On a little green island in Lough Derg, is Iniscaltra, a celebrated nursery of sanctity and learning in Thomond. This school was directed by St. Caimin, and foreign students came for learning at his feet.
     Besides Iniscaltra as a seat of learning, were other places of great learning.  Birr was founded by St. Brendan in 550 A.D. Here the Gospels of McRegol were written in 820 by McRegol, Abbot of Birr. These gospels are today in the Bodleian Library. Another school was Terryglass, said to have been founded by St. Columcille in 552 A.D., a site said to have been where St. Patrick baptized the northern people of Thomond. The monastery of Lorrha, founded by St. Ruadhan in 550.
     A great builder of churches was Donal Mór Ó Briain, King of Munster from 1168-1194. He erected a cathedral worthy of the Killaloe Diocese, built in the Romanesque style. But this new cathedral was destroyed by Cathal Carrach of Connacht in 1185. In the next century it was replaced and stands today at Killaloe, but it is not nearly the rich architecture of the original, but very simple.  In 1240 A.D., Donogh Cairbreach Ó Briain built a monastery for the Conventual Franciscan friars at Ennis. It was considered one of the finest sites of the Order in all Ireland. It is believed that it was this monastery that made Ennis the capitol of Clare. Today it is in ruins. The Abbey of Quin is still a perfect state of preservation. It was built in the fourteeth century probably by the Macnamara's, over an old castle ruins, and embellishment in 1402 A.D. by Sheda McNamara. By 1641, the abbey built a college that taught 800 students.

Quin Abbey
     Yet the finest site is the one at Killaloe that housed the bishop of the Diocese. Killaloe was the site of St. Lua’s oratory, the oratory of St. Flannan, and the Cathedral of St. Flannan that was built by Donald Ó Briain, King of Limerick, in 1160 A.D. During the reign of English Queen Elizabeth I, the cathedral fell into Protestant hands. From this time in the mid 16th century until the Catholic Emancipation in the early 19th century, the Catholic sites fell into ruins. The bishops, abbots, and priests having to assemble their congregations for mass on some rock on a mountain-side, or some lowly “Mass house.”
     The early records of the Diocese of Killaloe are in a poor state. Only five bishops are on record from St. Flannan to 1150 A.D. Cormacan Ó Mulcaishel, who died in 1019 A.D., is the first known bishop since St. Flannan. Another is Ó Lonergain in 1150 A.D. A fifth generation descendant of Brian Boru, was Bishop Constantine Ó Briain in 1179 A.D.. He attended the Council of Lateran in 1215 A.D.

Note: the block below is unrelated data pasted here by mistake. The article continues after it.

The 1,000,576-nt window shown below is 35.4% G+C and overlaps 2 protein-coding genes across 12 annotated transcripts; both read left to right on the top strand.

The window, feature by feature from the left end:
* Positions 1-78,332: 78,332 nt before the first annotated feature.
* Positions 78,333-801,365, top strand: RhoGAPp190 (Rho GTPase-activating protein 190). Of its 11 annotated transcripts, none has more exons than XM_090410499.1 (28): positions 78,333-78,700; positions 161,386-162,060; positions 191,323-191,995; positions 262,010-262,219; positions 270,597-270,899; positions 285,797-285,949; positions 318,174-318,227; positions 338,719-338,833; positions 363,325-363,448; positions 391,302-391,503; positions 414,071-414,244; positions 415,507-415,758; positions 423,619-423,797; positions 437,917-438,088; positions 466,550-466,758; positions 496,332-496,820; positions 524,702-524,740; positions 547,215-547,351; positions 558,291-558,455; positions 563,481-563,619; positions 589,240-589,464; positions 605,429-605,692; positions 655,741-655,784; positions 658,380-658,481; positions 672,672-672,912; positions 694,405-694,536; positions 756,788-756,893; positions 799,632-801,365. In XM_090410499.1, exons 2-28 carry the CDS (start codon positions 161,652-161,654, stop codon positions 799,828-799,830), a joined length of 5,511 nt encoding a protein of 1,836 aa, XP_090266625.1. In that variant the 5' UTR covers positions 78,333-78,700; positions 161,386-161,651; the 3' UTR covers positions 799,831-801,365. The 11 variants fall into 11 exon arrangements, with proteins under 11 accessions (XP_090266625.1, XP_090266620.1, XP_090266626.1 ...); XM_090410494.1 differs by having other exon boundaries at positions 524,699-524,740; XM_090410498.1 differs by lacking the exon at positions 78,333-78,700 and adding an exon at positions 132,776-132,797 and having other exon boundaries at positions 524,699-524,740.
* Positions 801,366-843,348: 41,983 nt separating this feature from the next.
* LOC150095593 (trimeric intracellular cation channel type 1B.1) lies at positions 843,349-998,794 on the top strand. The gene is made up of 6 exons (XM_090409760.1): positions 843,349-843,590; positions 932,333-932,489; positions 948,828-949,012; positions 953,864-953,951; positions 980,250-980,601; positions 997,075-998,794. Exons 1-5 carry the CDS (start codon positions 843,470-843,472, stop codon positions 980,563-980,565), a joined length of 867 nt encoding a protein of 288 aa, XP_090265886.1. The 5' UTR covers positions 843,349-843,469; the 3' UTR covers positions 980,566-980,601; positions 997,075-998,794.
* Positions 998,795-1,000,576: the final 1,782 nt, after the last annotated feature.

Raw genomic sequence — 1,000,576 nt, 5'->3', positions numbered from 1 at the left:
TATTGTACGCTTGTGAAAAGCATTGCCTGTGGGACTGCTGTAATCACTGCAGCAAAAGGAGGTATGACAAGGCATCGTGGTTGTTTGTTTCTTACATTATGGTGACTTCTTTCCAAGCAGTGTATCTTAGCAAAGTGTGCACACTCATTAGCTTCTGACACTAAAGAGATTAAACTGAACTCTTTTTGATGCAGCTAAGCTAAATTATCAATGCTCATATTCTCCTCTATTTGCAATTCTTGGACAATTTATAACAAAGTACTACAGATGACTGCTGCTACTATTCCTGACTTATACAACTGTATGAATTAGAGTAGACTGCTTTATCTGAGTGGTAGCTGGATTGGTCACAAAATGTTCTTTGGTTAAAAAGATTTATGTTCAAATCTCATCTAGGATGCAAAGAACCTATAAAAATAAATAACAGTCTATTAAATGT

Cornelius Ryan, a Franciscan friar, was made Bishop of Killaloe in 1576. He was considered by the English as a most formidable champion for the Catholic cause. He died in exile in 1617 A.D. in Lisbon. Other capable bishops followed over the next couple hundred years. The diocesan chapter was re-established by papal decree on 11 February 1903.


  1., 2001. 
  2. Annals of Four Masters. Dublin: 1846. 
  3. Lanigan. Ecclesiastical History of Ireland. Dublin: 1829.
  4. Dwyer. Diocese of Killaloe. Dublin: 1878.
  5. Frost. History of Clare. Dublin: 1893.
  6. Malone. Life of St. Flannan. Dublin: 1902.
  7. The Catholic Encyclopedia, Volume VIII. Copyright © 1910 by Robert Appleton Co.: Online Edition Copyright © 1999 by Kevin Knight Nihil Obstat, October 1, 1910. Remy Lafort, S.T.D.

St. Lua/Lughaidh

     Tipperary. Two saints are honoured locally, St. Flannan and St. Lua. Killaloe is also unique in having two oratories which were built three centuries apart. These are the Churches of St. Flannan and St. Lua. Both towns are full of other historical  monuments and sites, including various churches & forts all dating from different ages.
     Lua/Lughaidh is believed to be the priest who brought Christianity to Thomond in the sixth century.
His churches were so popular centers of worship and friendliness, that people came to refer to the saint as “my Lua”. The Irish word for “my” is “mo”, and so the saint became more widely known as Molua.

St. Lua's Oratory